PeopleBrowsr recently won a restraining order against Twitter and the two were scheduled to take the next, albeit small, step in the court battle today with preliminary discovery.
But Twitter wasn’t having it.
You didn’t think it would be that easy – did you, PeopleBrowsr? Silly rabbit.
PeopleBrowsr announced this latest news on its blog, sharing that “Twitter filed a ‘Notice of Removal’ to Federal Court on the eve of the December 4 discovery hearing, claiming this is a federal antitrust case and should be decided in Federal Court.”
There was to be a hearing over deposing Twitter Co-Founder Evan Williams and the discovery of documents relating to Twitter policy on the Firehose. The companies had agreed that Doug Williams, Twitter’s Head of Business Development; Kelton Lynn, Twitter’s Head of Mobile Business Development; Jodee Rich, Founder and CEO of PeopleBrowsr; and Bob Harris, Professor Emeritus of the UC Berkeley Haas School of Business and a Twitter antitrust expert would be deposed over the coming weeks.
Last week, Twitter told the San Francisco Superior Court, “This is Contracts 101. Although PeopleBrowsr attempts to dress up its case as some sort of grand antitrust or interference case, it is not”. Twitter’s new petition is contrary to the company’s previous statement that there “was no merit to PeopleBrowsr’s claim” of unfair competition. Now, Twitter has removed the case from San Francisco Superior Court to the Federal Court on the basis that “PeopleBrowsr’s complaint and TRO papers reveal that its Section 17200 claim is based on federal antitrust law”, and antitrust cases must be decided in federal court.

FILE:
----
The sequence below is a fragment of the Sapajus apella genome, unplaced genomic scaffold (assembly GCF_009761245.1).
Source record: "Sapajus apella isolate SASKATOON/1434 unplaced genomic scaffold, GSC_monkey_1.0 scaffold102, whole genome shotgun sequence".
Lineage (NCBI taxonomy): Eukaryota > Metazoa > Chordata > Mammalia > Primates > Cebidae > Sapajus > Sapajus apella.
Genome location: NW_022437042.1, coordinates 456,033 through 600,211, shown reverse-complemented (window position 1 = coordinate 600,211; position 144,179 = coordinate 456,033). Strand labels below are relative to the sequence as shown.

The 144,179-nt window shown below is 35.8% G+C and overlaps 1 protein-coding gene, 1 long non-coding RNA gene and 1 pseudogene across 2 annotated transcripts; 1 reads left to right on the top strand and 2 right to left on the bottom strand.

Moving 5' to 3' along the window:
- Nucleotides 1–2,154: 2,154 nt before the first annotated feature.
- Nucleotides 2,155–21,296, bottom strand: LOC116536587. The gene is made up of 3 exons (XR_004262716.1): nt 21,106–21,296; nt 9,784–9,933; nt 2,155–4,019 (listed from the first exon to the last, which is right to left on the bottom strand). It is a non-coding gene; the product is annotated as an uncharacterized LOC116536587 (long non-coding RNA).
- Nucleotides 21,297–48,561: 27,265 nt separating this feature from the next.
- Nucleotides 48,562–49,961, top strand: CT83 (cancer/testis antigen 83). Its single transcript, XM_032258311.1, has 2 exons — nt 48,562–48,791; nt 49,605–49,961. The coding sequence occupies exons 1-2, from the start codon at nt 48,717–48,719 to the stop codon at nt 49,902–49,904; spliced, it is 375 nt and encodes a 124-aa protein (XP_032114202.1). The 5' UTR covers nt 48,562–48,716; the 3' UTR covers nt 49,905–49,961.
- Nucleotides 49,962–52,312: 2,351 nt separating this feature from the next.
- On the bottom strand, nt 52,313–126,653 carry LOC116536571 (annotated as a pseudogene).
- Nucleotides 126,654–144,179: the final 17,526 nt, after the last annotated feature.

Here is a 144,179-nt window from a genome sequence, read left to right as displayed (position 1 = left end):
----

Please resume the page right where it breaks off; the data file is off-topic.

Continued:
So now someone has to determine whether the Federal Court has jurisdiction. And “in the meantime, PeopleBrowsr’s temporary restraining order against Twitter will remain in place and PeopleBrowsr [will] continue to have full access to the Firehose.”
Interesting. Why would Twitter do this?
We asked Randal C. Picker, Professor at the University of Chicago’s Law School where he teaches classes in Antitrust (among other topics) and has a pretty extensive high-tech industry legal background.
Picker observes that “the [PeopleBrowsr] article certainly makes it sound as if Twitter prefers to be in federal court and avoid state court. The contracts claim might not do that if the parties aren’t citizens from different states; a federal claim would work.”
But why would Twitter want to be in federal court? Why, why, why??
Randy D. Gordon, Trial Partner at Gardere law firm, specializing in antitrust and trade regulation, shared the following very interesting tidbit:
Twitter’s position appears to be that PeopleBrowr’s state-law breach of contract claim is, in fact, a disguised federal-law antitrust claim. The immediate purpose of taking this position is to provide a hook for removing the case from state to federal court. (Cases filed in state court that raise a “federal question” can be removed to federal court.) The potential reasons for removing a case are manifold, ranging from perceived procedural advantages, to slowing a case down, to a genuine belief that a particular case is a federal matter, and on and on. From the outside it is of course impossible to know exactly what Twitter’s motivation might be.
So, it’s impossible to know . . . but it will most likely cause a delay and Twitter’s top-notch legal team must know that. Is this delay part of their strategy? Curiouser and curiouser.
We’ll keep you posted as this story develops!
(Gesturing rival image from Shutterstock)